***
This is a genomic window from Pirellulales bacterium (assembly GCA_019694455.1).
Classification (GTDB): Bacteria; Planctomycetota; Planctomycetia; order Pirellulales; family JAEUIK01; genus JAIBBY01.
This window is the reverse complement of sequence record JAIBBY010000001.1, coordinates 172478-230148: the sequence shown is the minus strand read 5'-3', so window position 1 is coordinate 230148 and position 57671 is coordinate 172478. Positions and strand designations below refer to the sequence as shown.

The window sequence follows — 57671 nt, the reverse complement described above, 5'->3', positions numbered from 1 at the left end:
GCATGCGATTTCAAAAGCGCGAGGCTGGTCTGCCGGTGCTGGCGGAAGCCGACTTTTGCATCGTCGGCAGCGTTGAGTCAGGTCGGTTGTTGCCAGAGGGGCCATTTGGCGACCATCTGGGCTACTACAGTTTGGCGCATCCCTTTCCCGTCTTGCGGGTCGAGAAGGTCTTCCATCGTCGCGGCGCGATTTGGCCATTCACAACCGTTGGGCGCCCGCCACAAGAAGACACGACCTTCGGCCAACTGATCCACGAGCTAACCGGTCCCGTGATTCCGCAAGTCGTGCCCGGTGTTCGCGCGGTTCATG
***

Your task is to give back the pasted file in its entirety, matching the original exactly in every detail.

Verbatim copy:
This is a genomic window from Pirellulales bacterium (assembly GCA_019694455.1).
Classification (GTDB): Bacteria; Planctomycetota; Planctomycetia; order Pirellulales; family JAEUIK01; genus JAIBBY01.
This window is the reverse complement of sequence record JAIBBY010000001.1, coordinates 172478-230148: the sequence shown is the minus strand read 5'-3', so window position 1 is coordinate 230148 and position 57671 is coordinate 172478. Positions and strand designations below refer to the sequence as shown.

The window sequence follows — 57671 nt, the reverse complement described above, 5'->3', positions numbered from 1 at the left end:
GCATGCGATTTCAAAAGCGCGAGGCTGGTCTGCCGGTGCTGGCGGAAGCCGACTTTTGCATCGTCGGCAGCGTTGAGTCAGGTCGGTTGTTGCCAGAGGGGCCATTTGGCGACCATCTGGGCTACTACAGTTTGGCGCATCCCTTTCCCGTCTTGCGGGTCGAGAAGGTCTTCCATCGTCGCGGCGCGATTTGGCCATTCACAACCGTTGGGCGCCCGCCACAAGAAGACACGACCTTCGGCCAACTGATCCACGAGCTAACCGGTCCCGTGATTCCGCAAGTCGTGCCCGGTGTTCGCGCGGTTCATG